AgDM newsletter article, March 1998

Can family farmers compete in pork production

James KliebensteinBy James Kliebenstein, Professor of Economics, 515.294.7111,

Swine operations of various sizes can be competitive if effective management and efficient production levels are present. Swine production records have shown that the top 20 percent of Iowa’s producers have some partial cost advantage over the large-unit producers and that the top 30-40 percent of Iowa producers are cost competitive.

The family farmer can compete and be a viable entity in the swine industry.

There will be a place for small-scale producers in the future, but studies suggest smaller operations with 100 or fewer sows will face competitors that have strong economic advantages. Adjustments will be needed for these producers to remain competitive. Networking to gain some advantages can improve their competitive position. Additionally, they may be able to effectively exploit some of the complimenting relationships of a diversified livestock/crop enterprise/production mix.

Iowa producers versus large operations

Cost comparisons between Iowa producers and some of the large integrated operations in the U. S. are shown in Table 1. 

Table 1.  Comparison of Iowa Family Operations with Large Operations (farrow-to-finish operations – 1995)


Iowa Producers
Most Profitable








Feed cost / cwt.





Fixed cost / cwt.





Total cost / cwt.





Feed Efficiency





Diet Cost





Litters / sow / year





Pigs / sow / year





Death loss (%)





Source: ISU Farrow-to-Finish Swine Business Record Summary.      

The most profitable one-third in Iowa had a $3.60 per cwt. advantage in total cost per hundred pounds of live-weight hogs produced, compared with the mega producer. The most profitable one-third of Iowa producers also had a feed cost advantage of $1.26 over the large producers. The mega producer had a cost advantage of 86 cents over the average Iowa producer. This shows that competitive production costs can be achieved by various sizes of operations.

Feed efficiency for the most profitable 10 percent in Iowa was not as good as that of the mega producers.  However, the diet cost of the megas was about $1.00 per cwt. higher.  The large producer was getting about three more pigs farrowed live per sow per year.

The most profitable 10 percent of Iowa herds average about 165 sows, showing that size is not the dominant driver in remaining competitive.  Management would appear to be a major factor in competitiveness.  The most profitable one-third of the producers had a $9 per cwt. cost advantage over the least profitable one-third, or about $22 per hog.

Diversified farming operations

Effective farm diversification can also provide whole-farm advantages for crop producers.  For operations achieving medium crop yields, adding a 120-sow operation to 400 acres of continuous corn increases annual return to management from $6,711 to $31,532 as shown in Table 2. The return increased to $39,320 with a corn-soybean rotation. This compares with $16,777 for 1,000 acres of corn/soybeans without swine. Efficient pork production can effectively increase income and provide an alternative for marketing corn.

Table 2.  Return to Management for Different Systems


Yield Level





400 acres (corn/beans)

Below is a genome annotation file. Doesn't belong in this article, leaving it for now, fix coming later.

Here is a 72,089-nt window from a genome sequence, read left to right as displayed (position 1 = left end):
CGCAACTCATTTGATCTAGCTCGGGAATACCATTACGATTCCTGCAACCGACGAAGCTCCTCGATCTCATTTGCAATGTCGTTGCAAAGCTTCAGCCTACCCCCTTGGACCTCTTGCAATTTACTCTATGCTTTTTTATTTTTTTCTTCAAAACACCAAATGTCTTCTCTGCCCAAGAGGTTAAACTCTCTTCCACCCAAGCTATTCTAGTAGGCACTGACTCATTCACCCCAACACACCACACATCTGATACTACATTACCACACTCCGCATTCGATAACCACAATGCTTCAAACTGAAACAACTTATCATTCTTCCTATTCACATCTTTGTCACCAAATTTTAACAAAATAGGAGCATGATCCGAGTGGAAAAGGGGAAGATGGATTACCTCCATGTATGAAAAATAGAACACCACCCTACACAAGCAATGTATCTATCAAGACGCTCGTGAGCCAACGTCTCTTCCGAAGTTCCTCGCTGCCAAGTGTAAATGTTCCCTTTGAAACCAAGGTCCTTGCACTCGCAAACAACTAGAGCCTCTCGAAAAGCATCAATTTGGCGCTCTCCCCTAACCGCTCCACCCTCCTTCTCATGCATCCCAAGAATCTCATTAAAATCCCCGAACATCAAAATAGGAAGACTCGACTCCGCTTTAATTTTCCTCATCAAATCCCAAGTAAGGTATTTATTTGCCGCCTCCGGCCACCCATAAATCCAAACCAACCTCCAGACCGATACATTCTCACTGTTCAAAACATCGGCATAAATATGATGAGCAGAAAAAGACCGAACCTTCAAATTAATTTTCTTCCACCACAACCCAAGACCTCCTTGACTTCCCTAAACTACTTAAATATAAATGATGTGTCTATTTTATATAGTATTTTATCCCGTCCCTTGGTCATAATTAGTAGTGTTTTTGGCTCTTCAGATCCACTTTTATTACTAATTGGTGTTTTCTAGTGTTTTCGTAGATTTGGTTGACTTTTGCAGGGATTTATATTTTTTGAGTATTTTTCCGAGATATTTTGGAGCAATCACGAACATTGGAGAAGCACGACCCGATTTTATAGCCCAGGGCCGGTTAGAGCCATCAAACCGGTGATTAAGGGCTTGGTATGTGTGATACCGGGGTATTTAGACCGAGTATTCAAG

1,000 acres (corn/beans)




400 acres (cont. corn) 




& 120 sows




400 acres (corn/beans)




& 120 sows




Source: Duffy, Michael, The Role of Animal Production in Sustainability, Leopold Letter, Leopold Center, Iowa State University, Vol. 4, Nu. 4, 1992

Alternative production systems

Alternative production systems such as pasture production and hoop structures can also enhance farm income.  In addition, they offer greater flexibility to enter and exit production because of their lower initial investment. These systems trade increased labor for reduced capital and typically require greater stockmanship skills.  For example, pasture systems have low capital requirements while total confinement has high capital requirements. In comparison, confinement has greater control of the pigs’ environment, allowing for improved feed efficiency.

The net finishing cost was projected at $41.35 for confinement and $41.73 for a hoop structure.

A recent study compared production costs between a confinement system and a hoop structure system for finishing hogs. The net cost per hundredweight live pork is projected at $41.35 for a confinement system and $41.73 for a hoop structure system. While hoop systems had lower investment costs, confinement systems had lower feed costs per hundredweight pork produced.  See Ag Decision Maker Newsletter, June 1997, “Hoops for swine: A good choice for beginning farmers” for more information on the cost comparison between hoops and confinement.


The family farmer can compete and be a viable entity in the swine industry.  Iowa Swine Enterprise Record results show that the top half in the record system are very competitive.  This points out that size is not the key to success in the pork industry.  Management and the development of a production system that effectively fits together are two big determinants of success.  Moreover, the grain and livestock producer can exploit complementary relationships between the two enterprises. 

Size is not the key to success in the pork industry.

As the industry evolves, along with production efficiency, producers will need to assure that they have access to quality inputs at reasonable costs and have market access.  Individual producer volume is not the key ingredient.  Producers can network to enhance their competitive positions.  Profit margins will be squeezed still further in the future, leading to pressure to increase operation size to achieve selected operation profit levels.


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